How to add custom OpenMDAO modules to FAST-OAD as a plugin

Once you have created your custom modules for FAST-OAD, you may want to share them with other users, which can be done in two ways:

  • Providing your code so they can copy it on their computer and have them set their custom_modules field accordingly in their FAST-OAD configuration file.

  • Packaging your code as a FAST-OAD plugin and have them install it through pip or equivalent. This is the subject of current chapter.

A FAST-OAD plugin can provide additional FAST-OAD modules, Jupyter notebooks and configuration files:

Plugin structure

In your source folder, a typical plugin structure would be like this:

my_package/
├── __init__.py
├── configurations/
│   ├── __init__.py
│   ├── configuration_1.yaml
│   └── configuration_2.yaml
├── models/
│   ├── __init__.py
│   ├── my_model.py
│   └── some_subpackage/
│       ├── __init__.py
│       └── some_more_code.py
└── notebooks/
    ├── __init__.py
    ├── any_data/
    │   ├── __init__.py
    │   └── some_data.xml
    ├── awesome_notebook.ipynb
    └── good_notebook.ipynb

As shown above, the expected structure is composed of Python packages, i.e. every folder should contain a __init__.py file, even if it contains only non-Python files (e.g. data for notebooks).

The root folder can be anywhere in your project structure, since plugin declaration will point to its location.

Expected folders in a plugin package are:

  • models: contains Python code where FAST-OAD modules are registered.

  • configurations: contains only configuration files in YAML format. No sub-folder is allowed. These configuration files will be usable through command line or API method generate_configuration_file().

  • notebooks: contains any number of Jupyter notebooks and associated data, that will be made available to users through command line.

Any of these folders is optional. Any other folder will be ignored.

Plugin packaging

To make your custom modules usable as a FAST-OAD plugin, you have to package them and declare your package as a plugin with fastoad.plugins as plugin group name.

Here under is a brief tutorial about these operations using Poetry.

Note

If you are not familiar with Python packaging, it is recommended to look at this tutorial first. It presents the important steps and notions of the packaging process, and the “classic” way using setuptools. And if you want to stick to setuptools, check this page for details about plugin declaration.

Plugin declaration

For the example, let’s consider that your project contains the package star_trek.drives, and that your project structure contains:

src/
├── star_trek/
│   ├── __init__.py
│   ├── drives/
│   │   ├── __init__.py
│   │   ├── configurations/
│   │   ├── models/
│   │   └── notebooks/
│   └── ...
└── ...

As previously stated, your folder src/star_trek/drives does not have to contain all of the folders models, configurations nor notebooks.

Assuming you project contains the package star_trek.drives that contains models you want to share, you can declare your plugin in your pyproject.toml file with:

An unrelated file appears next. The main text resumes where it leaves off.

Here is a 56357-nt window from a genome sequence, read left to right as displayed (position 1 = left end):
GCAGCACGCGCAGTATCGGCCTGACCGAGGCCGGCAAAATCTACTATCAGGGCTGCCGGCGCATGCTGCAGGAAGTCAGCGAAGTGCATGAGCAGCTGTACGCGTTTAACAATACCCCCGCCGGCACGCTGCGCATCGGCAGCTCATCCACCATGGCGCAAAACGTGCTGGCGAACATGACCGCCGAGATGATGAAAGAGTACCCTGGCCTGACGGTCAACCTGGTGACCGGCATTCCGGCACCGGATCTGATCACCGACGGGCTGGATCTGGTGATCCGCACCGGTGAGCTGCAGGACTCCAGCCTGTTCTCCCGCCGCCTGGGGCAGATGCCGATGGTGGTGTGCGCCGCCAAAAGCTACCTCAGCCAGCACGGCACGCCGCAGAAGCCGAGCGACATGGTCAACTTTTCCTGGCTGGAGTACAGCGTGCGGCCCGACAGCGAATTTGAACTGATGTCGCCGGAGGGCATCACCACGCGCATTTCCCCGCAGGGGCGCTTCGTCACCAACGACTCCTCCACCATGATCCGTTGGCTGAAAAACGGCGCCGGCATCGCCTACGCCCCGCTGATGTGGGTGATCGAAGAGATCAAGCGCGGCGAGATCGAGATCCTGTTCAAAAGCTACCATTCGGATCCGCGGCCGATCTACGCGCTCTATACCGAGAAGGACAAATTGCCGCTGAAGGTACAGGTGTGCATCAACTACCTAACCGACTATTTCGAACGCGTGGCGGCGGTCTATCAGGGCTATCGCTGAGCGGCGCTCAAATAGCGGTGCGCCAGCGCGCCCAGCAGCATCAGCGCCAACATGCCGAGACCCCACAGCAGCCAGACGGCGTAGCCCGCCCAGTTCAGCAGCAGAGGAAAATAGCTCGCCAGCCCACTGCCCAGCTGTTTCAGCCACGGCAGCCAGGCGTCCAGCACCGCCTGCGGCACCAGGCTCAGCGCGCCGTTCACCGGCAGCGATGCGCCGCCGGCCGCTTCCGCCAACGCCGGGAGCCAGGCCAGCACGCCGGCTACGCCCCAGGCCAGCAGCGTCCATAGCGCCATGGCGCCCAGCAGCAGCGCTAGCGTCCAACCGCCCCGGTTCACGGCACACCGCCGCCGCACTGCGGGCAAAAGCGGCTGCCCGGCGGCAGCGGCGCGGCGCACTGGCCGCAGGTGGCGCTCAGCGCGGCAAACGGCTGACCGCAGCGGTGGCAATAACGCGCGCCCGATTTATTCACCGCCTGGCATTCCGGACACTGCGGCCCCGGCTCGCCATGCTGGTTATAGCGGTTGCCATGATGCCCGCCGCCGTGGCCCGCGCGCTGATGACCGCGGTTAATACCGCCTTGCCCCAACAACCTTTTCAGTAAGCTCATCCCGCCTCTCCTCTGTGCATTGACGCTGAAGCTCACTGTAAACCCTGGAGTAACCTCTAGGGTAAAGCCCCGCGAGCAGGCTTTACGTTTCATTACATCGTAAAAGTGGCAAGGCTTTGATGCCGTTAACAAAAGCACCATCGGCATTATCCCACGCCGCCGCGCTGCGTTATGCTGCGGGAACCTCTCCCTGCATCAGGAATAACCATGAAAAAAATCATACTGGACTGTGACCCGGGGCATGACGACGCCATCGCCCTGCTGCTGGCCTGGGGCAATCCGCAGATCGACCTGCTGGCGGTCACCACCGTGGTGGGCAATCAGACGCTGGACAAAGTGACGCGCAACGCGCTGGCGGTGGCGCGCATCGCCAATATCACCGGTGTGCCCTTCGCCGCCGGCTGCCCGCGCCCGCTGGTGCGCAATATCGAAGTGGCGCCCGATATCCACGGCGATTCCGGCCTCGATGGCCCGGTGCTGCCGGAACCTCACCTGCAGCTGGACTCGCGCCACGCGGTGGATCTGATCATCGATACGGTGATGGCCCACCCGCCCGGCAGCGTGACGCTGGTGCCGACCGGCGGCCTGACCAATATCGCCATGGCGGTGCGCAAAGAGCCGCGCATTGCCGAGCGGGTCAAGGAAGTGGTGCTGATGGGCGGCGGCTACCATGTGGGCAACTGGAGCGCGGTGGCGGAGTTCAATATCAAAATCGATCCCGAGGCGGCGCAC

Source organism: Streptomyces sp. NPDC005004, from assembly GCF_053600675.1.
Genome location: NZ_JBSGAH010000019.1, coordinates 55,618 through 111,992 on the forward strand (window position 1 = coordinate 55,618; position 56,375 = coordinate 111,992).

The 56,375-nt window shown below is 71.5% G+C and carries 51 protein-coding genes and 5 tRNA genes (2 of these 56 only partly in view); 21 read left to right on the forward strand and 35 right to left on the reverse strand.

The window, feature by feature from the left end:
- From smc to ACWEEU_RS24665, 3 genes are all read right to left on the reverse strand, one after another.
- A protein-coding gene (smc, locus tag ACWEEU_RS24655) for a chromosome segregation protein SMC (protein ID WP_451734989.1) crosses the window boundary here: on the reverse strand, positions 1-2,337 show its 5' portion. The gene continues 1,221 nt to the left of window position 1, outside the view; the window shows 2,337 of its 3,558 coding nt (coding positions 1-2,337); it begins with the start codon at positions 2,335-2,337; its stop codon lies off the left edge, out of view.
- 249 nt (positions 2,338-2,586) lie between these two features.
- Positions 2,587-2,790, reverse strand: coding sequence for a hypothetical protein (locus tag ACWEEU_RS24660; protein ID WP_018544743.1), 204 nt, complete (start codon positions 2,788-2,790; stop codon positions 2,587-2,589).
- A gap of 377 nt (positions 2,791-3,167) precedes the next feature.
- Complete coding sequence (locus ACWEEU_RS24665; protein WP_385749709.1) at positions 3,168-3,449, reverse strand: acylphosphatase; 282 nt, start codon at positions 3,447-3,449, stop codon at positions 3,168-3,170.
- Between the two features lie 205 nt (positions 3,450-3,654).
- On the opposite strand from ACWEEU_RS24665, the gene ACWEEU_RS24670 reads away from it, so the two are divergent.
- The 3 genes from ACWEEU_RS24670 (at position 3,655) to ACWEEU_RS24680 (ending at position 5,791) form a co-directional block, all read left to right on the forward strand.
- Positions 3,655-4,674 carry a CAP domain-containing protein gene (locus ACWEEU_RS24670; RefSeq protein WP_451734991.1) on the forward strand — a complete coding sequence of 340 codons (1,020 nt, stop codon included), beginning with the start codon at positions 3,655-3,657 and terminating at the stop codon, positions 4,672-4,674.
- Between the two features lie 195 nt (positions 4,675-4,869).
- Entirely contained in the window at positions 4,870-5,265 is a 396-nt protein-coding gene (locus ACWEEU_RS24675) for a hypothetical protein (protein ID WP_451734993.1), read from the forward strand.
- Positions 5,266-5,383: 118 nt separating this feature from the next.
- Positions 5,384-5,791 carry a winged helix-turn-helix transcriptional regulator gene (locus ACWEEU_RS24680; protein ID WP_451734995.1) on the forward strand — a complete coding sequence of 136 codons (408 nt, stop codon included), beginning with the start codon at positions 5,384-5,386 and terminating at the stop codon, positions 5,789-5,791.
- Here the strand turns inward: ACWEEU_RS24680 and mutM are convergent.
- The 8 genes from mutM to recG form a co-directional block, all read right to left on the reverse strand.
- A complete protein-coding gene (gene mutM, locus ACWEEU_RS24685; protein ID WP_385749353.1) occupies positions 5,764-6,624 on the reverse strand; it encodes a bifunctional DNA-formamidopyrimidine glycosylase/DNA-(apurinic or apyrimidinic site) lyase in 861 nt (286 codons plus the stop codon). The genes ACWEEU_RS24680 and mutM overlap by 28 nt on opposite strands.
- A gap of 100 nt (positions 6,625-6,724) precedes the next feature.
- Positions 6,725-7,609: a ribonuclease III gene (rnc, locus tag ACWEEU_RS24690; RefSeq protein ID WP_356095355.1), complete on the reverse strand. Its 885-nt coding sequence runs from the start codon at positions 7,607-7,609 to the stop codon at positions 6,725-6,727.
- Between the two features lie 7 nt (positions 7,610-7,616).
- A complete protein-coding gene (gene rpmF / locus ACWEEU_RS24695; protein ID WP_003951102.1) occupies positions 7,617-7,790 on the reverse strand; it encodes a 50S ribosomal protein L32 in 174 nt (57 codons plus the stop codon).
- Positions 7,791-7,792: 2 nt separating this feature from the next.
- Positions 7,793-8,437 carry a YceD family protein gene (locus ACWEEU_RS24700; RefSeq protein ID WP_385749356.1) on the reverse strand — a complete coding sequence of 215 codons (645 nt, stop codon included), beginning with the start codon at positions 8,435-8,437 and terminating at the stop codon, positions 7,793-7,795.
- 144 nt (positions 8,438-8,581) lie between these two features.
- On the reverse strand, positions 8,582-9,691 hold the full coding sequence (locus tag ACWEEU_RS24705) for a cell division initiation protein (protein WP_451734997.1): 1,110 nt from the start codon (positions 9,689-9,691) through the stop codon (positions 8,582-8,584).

...

[tool.poetry]
# Tells location of sources
packages = [
    { include = "star_trek", from = "src" },
]

...

# Plugin declaration
[tool.poetry.plugins."fastoad.plugins"]
"ST_plugin" = "star_trek.drives"

...

Note

It is discouraged to declare several FAST-OAD plugins for a same project.

Once your pyproject.toml is set, you can do poetry install. Besides installing your project dependencies, it will make your models locally available (i.e. you could use their identifiers in your FAST-OAD configuration file without setting the custom_modules field)

Building

You can build your package with the command line poetry build. Let’s assume your pyproject.toml file is configured so that your project name is ST_drive_models, as below:

...

[tool.poetry]
name = "ST_drive_models"
version = "1.0.0"

# Tells location of sources
packages = [
    { include = "star_trek", from = "src" },
]

...

# Specify that Poetry is used for building the package
[build-system]
requires = ["poetry-core>=1.0.0"]
build-backend = "poetry.core.masonry.api"

...

# Plugin declaration
[tool.poetry.plugins."fastoad.plugins"]
"ST_plugin" = "star_trek.drives"
...

The command poetry build will create a dist folder with two files:

ST_drive_models-1.0.0.tar.gz and ST_drive_models-1.0.0-py3-none-any.whl (or something like this).

You may then have sent any of those two files to another user, who may then install your models using pip with:

$ pip install ST_drive_models-1.0.0-py3-none-any.whl  # or ST_drive_models-1.0.0.tar.gz

Publishing

Once you have built your package, you may publish it on a a package repository. poetry publish will publish your package on PyPI, provided that you have correctly set your account.

Note

Publishing on PyPI requires a valid account, and also that the chosen package name (defined by name field in the pyproject.toml file) is unused, or already associated to your account.

Poetry can also publish to another destination.

Please see here for detailed information.